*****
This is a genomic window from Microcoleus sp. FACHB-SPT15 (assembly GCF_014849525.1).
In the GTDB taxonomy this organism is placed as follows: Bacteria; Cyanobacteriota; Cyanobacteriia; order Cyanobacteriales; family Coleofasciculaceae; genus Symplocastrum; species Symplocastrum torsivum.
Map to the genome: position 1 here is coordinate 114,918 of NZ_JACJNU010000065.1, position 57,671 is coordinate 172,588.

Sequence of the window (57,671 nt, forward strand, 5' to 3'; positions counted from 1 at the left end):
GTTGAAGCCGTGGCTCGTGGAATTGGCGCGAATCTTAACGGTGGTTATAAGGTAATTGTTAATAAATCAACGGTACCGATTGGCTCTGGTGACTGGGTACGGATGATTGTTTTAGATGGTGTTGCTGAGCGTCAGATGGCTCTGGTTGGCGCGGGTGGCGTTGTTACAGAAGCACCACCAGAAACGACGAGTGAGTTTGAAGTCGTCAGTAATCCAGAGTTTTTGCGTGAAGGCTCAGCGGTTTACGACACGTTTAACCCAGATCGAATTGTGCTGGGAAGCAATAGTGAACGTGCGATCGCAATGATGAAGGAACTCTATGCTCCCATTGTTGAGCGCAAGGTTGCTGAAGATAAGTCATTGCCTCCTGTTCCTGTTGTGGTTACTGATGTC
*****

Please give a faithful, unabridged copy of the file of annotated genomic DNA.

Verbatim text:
This is a genomic window from Microcoleus sp. FACHB-SPT15 (assembly GCF_014849525.1).
In the GTDB taxonomy this organism is placed as follows: Bacteria; Cyanobacteriota; Cyanobacteriia; order Cyanobacteriales; family Coleofasciculaceae; genus Symplocastrum; species Symplocastrum torsivum.
Map to the genome: position 1 here is coordinate 114,918 of NZ_JACJNU010000065.1, position 57,671 is coordinate 172,588.

Sequence of the window (57,671 nt, forward strand, 5' to 3'; positions counted from 1 at the left end):
GTTGAAGCCGTGGCTCGTGGAATTGGCGCGAATCTTAACGGTGGTTATAAGGTAATTGTTAATAAATCAACGGTACCGATTGGCTCTGGTGACTGGGTACGGATGATTGTTTTAGATGGTGTTGCTGAGCGTCAGATGGCTCTGGTTGGCGCGGGTGGCGTTGTTACAGAAGCACCACCAGAAACGACGAGTGAGTTTGAAGTCGTCAGTAATCCAGAGTTTTTGCGTGAAGGCTCAGCGGTTTACGACACGTTTAACCCAGATCGAATTGTGCTGGGAAGCAATAGTGAACGTGCGATCGCAATGATGAAGGAACTCTATGCTCCCATTGTTGAGCGCAAGGTTGCTGAAGATAAGTCATTGCCTCCTGTTCCTGTTGTGGTTACTGATGTC